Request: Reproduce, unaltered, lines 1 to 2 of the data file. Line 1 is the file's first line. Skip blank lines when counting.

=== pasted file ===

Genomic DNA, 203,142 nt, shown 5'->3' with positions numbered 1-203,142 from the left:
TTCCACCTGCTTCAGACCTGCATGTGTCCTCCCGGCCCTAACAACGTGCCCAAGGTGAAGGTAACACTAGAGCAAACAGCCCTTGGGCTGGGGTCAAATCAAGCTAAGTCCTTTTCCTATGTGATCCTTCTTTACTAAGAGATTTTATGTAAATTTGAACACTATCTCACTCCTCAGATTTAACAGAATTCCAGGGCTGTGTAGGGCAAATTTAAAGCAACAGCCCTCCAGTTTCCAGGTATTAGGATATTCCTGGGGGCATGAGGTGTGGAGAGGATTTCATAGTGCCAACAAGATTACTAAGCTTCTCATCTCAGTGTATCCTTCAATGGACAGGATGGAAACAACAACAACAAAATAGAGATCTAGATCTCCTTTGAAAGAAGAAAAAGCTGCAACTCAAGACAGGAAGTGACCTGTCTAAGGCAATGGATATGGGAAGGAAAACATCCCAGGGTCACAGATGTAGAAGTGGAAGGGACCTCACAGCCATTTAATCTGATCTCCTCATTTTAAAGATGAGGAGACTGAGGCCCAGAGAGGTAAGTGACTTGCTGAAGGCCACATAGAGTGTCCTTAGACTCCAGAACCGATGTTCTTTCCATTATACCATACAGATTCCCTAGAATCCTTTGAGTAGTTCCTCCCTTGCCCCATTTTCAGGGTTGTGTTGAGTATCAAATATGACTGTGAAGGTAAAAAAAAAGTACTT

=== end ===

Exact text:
Genomic DNA, 203,142 nt, shown 5'->3' with positions numbered 1-203,142 from the left:
TTCCACCTGCTTCAGACCTGCATGTGTCCTCCCGGCCCTAACAACGTGCCCAAGGTGAAGGTAACACTAGAGCAAACAGCCCTTGGGCTGGGGTCAAATCAAGCTAAGTCCTTTTCCTATGTGATCCTTCTTTACTAAGAGATTTTATGTAAATTTGAACACTATCTCACTCCTCAGATTTAACAGAATTCCAGGGCTGTGTAGGGCAAATTTAAAGCAACAGCCCTCCAGTTTCCAGGTATTAGGATATTCCTGGGGGCATGAGGTGTGGAGAGGATTTCATAGTGCCAACAAGATTACTAAGCTTCTCATCTCAGTGTATCCTTCAATGGACAGGATGGAAACAACAACAACAAAATAGAGATCTAGATCTCCTTTGAAAGAAGAAAAAGCTGCAACTCAAGACAGGAAGTGACCTGTCTAAGGCAATGGATATGGGAAGGAAAACATCCCAGGGTCACAGATGTAGAAGTGGAAGGGACCTCACAGCCATTTAATCTGATCTCCTCATTTTAAAGATGAGGAGACTGAGGCCCAGAGAGGTAAGTGACTTGCTGAAGGCCACATAGAGTGTCCTTAGACTCCAGAACCGATGTTCTTTCCATTATACCATACAGATTCCCTAGAATCCTTTGAGTAGTTCCTCCCTTGCCCCATTTTCAGGGTTGTGTTGAGTATCAAATATGACTGTGAAGGTAAAAAAAAAGTACTT